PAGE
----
536 S. Clark / 101 W. Congress Federal Building
536 S. Clark St.
This century-old former Rand McNally printing house and globe factory, originally designed in 1912 by Chicago architects Holabird and Roche and acquired by the federal government in 1952, completed a $65 million renovation in 2006.
The GSA project remodeled the building as the new Chicago home of the Department of Homeland Security (DHS), creating an enclosed light court, modernized public reception areas, and a separate entrance on 101 W. Congress Parkway for DHS employees and visitors. In the latest (2015) GSA Tenant Satisfaction Survey, 77% of respondents indicated they were more than satisfied (rating of four or five on a five-point scale) with the building and GSA services.
Property Manager: Gina Carter
For more building information or service calls, contact the building's service desk using the information in the top right box on this page. For other federal government information, call 1-800-FED-INFO.
Public Hours and Access The building is open to the public 7 a.m. to 6 p.m. Monday through Friday (except federal holidays). Visitors must undergo security screening and present a valid identity card (such as a state driver's license or federal ID) before gaining access to the building.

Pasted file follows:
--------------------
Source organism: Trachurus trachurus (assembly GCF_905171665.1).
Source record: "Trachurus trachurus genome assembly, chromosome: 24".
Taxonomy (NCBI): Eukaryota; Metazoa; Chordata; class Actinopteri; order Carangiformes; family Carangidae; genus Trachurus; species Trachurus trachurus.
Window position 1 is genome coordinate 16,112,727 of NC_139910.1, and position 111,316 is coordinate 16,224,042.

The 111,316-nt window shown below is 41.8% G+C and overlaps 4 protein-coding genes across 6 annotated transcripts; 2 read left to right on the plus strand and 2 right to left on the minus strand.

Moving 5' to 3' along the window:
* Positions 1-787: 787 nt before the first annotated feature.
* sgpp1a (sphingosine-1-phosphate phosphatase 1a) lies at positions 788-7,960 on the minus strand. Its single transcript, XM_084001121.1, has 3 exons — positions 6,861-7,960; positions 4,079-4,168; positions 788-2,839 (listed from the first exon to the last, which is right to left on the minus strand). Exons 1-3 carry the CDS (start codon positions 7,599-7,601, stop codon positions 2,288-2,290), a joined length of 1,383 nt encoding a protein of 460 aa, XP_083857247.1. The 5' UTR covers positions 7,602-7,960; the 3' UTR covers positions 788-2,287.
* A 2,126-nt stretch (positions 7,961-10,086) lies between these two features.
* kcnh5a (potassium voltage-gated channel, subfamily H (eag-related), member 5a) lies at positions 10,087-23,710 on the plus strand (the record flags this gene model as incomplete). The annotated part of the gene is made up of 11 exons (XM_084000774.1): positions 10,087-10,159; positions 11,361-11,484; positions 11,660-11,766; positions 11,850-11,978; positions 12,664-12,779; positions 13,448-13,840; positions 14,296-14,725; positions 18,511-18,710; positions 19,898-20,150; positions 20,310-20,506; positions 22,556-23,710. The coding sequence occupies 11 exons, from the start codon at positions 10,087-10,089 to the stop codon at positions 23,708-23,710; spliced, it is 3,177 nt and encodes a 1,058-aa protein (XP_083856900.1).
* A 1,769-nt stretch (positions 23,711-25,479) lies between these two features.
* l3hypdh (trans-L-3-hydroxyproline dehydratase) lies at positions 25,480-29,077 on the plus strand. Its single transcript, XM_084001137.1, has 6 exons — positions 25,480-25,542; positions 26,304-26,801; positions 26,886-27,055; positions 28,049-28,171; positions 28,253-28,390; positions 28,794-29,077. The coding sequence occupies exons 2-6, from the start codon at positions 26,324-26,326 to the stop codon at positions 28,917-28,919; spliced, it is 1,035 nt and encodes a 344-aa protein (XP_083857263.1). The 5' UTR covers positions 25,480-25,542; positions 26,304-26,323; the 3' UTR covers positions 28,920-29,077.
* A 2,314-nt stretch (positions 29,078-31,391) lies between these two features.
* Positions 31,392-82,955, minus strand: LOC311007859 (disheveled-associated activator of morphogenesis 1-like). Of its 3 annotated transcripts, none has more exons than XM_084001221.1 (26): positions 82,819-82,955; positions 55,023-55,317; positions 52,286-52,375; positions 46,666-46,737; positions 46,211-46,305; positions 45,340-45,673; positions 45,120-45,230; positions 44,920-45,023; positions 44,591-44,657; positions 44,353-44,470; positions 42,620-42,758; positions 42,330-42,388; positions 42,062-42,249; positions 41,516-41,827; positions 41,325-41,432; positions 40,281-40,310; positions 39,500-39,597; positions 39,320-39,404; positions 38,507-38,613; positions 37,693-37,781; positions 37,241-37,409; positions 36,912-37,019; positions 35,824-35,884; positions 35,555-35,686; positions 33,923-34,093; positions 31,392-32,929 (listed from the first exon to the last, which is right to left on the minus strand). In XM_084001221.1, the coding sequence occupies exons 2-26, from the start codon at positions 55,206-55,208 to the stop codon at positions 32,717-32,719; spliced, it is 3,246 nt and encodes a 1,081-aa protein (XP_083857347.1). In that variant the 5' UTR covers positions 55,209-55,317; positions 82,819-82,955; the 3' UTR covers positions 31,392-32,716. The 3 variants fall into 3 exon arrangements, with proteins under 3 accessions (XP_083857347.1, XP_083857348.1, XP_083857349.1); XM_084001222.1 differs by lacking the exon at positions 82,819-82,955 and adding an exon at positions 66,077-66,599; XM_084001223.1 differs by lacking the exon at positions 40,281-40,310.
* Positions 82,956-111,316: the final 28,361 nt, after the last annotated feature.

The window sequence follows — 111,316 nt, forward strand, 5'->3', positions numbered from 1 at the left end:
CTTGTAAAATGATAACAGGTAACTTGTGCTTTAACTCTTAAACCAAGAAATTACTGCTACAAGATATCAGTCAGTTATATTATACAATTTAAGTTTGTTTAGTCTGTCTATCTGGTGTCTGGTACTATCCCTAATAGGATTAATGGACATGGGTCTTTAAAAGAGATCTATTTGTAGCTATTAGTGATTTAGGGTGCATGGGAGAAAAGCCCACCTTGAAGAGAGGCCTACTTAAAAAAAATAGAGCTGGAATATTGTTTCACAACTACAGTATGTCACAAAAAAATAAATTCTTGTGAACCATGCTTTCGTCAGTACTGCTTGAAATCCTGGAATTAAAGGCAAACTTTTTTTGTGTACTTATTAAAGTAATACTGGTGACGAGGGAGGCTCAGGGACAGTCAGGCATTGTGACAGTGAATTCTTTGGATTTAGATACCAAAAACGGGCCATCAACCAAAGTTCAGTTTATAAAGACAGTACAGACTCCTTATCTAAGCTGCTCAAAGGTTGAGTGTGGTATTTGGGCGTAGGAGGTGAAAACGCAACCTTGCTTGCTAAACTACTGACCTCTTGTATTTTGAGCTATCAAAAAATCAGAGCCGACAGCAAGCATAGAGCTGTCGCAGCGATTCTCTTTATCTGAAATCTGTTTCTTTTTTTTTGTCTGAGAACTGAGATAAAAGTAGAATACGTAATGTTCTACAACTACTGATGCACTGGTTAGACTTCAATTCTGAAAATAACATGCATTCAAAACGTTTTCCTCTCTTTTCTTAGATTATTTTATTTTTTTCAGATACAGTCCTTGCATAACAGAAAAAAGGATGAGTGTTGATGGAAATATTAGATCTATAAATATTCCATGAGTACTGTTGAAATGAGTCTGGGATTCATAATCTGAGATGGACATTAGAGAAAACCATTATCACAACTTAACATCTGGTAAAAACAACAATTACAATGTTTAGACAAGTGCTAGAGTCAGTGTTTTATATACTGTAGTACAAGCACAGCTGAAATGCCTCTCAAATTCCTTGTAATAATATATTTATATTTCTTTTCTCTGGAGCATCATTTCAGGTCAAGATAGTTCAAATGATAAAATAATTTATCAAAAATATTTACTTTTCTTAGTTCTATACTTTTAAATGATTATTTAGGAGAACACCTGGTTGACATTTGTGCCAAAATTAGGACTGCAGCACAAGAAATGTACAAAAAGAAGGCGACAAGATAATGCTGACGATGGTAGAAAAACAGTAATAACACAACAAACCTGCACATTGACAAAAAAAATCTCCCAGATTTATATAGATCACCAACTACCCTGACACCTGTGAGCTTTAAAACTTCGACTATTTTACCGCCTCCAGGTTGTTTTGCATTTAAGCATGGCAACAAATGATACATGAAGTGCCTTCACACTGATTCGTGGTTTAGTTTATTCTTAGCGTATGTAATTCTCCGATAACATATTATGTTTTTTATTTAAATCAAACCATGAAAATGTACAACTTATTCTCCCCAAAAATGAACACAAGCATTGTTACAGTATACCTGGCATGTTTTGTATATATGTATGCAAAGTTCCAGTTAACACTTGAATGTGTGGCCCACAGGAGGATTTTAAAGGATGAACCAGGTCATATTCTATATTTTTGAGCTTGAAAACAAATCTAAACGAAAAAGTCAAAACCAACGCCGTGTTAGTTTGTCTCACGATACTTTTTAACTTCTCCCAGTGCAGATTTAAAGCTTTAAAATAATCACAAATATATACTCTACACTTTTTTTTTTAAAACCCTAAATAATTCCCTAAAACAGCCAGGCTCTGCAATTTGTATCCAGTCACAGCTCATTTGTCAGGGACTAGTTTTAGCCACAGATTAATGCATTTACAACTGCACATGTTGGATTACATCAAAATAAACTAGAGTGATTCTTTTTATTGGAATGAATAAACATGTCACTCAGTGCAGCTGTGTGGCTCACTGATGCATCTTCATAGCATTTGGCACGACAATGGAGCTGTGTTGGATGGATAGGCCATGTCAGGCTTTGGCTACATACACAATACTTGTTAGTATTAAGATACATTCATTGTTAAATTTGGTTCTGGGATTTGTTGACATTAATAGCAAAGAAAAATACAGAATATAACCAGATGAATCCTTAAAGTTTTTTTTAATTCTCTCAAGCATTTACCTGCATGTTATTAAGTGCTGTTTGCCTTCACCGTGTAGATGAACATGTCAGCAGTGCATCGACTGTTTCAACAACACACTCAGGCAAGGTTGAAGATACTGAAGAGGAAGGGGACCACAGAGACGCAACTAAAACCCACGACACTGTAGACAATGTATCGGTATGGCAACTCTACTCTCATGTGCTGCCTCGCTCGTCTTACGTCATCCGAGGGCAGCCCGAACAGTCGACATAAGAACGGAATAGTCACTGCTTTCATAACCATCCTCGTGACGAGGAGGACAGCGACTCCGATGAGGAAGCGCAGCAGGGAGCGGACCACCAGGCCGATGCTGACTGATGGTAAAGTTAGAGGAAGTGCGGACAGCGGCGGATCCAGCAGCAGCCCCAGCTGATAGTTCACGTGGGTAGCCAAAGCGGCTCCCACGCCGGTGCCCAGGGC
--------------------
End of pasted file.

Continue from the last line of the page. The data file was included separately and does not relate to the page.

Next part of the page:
Project Updates Recovery Act funding was used to remove the existing roofing, install new roof drains and piping, and replace the entire roofing system with water proofing, insulation, and insulated concrete. Construction began in April 2010 and was completed in December of that year. In summer 2014, new bollards and planters with sustainable plantings were installed along Clark Street, while new brick pavers were installed along Congress Parkway.
Art in Architecture The building's commissioned artworks include:
1) La Tormenta (The Storm, pictured at right), twin fiberglass/titanium sculptures by Iñigo Manglano-Ovalle, who modeled them after an actual 30-kilometer thundercloud that hit Illinois in 2002
2) Night Before Last/Chicago (below), Arturo Herrera's expansive mural of figural and abstract forms, including what some viewers interpret as well-known cartoon characters
Both artists became U.S. citizens in naturalization ceremonies in Chicago and earned art degrees at Chicago universities.
History & Architectural Significance The 10-story building is an example of the Chicago School architectural style, with a steel frame superstructure, masonry exterior walls, and reinforced concrete slab roof and floor. This building is listed on the National Register of Historic Places as a contributing resource in the South Loop Printing House Historic District of Chicago.
The shortcut for this page is www.gsa.gov/536sclarkfb.